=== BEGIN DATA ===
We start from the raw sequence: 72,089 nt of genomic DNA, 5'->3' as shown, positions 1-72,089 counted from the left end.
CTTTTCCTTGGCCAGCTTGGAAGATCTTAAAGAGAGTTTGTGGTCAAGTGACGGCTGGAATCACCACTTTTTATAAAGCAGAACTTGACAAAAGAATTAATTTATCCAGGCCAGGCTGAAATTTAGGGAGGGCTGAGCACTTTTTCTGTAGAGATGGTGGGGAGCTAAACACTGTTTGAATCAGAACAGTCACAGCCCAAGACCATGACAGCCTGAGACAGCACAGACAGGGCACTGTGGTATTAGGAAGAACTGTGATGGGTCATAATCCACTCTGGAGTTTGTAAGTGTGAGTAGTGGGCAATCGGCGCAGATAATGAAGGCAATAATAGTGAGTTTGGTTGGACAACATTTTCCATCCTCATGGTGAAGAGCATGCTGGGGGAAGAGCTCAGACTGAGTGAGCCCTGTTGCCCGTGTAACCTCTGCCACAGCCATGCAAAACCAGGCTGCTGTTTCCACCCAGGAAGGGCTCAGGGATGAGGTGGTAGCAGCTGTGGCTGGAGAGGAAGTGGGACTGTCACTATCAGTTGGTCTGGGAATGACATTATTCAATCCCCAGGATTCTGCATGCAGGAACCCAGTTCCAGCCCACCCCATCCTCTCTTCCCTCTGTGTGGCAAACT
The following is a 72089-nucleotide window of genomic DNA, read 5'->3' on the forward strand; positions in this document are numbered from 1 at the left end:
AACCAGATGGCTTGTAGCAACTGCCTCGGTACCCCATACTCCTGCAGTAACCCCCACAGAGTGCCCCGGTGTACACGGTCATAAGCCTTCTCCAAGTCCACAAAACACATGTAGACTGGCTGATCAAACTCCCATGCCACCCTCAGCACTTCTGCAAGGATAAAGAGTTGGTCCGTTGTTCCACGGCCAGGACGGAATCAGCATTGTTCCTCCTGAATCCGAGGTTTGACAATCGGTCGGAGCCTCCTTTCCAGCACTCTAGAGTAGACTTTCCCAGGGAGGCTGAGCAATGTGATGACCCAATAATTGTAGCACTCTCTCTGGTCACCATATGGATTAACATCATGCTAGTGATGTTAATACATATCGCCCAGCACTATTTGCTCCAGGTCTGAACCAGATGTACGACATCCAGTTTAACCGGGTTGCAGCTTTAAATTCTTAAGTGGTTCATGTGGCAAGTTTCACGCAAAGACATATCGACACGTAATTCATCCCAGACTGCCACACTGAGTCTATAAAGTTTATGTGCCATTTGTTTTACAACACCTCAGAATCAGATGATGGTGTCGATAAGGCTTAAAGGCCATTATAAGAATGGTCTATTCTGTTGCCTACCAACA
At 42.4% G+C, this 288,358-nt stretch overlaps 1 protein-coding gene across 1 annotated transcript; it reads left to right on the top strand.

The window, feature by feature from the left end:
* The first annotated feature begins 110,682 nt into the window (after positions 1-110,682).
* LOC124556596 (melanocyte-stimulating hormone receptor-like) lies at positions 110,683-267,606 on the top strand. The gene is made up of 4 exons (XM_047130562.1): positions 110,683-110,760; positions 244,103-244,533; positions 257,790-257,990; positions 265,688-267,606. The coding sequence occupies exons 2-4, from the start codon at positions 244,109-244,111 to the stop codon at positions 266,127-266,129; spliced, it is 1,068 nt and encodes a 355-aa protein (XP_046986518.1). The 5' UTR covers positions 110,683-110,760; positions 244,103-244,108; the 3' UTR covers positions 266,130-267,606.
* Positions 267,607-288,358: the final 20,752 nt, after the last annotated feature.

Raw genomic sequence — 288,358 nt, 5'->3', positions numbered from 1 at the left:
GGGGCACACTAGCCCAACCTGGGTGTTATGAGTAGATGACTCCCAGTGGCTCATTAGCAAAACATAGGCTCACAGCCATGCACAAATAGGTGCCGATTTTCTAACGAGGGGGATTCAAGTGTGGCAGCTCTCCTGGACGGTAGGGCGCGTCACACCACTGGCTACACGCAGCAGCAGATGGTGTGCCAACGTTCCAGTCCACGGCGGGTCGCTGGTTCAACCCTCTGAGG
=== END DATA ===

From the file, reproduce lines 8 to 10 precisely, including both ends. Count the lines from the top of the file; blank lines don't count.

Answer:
* LOC124556596 (melanocyte-stimulating hormone receptor-like) lies at positions 110,683-267,606 on the top strand. The gene is made up of 4 exons (XM_047130562.1): positions 110,683-110,760; positions 244,103-244,533; positions 257,790-257,990; positions 265,688-267,606. The coding sequence occupies exons 2-4, from the start codon at positions 244,109-244,111 to the stop codon at positions 266,127-266,129; spliced, it is 1,068 nt and encodes a 355-aa protein (XP_046986518.1). The 5' UTR covers positions 110,683-110,760; positions 244,103-244,108; the 3' UTR covers positions 266,130-267,606.
* Positions 267,607-288,358: the final 20,752 nt, after the last annotated feature.

Raw genomic sequence — 288,358 nt, 5'->3', positions numbered from 1 at the left: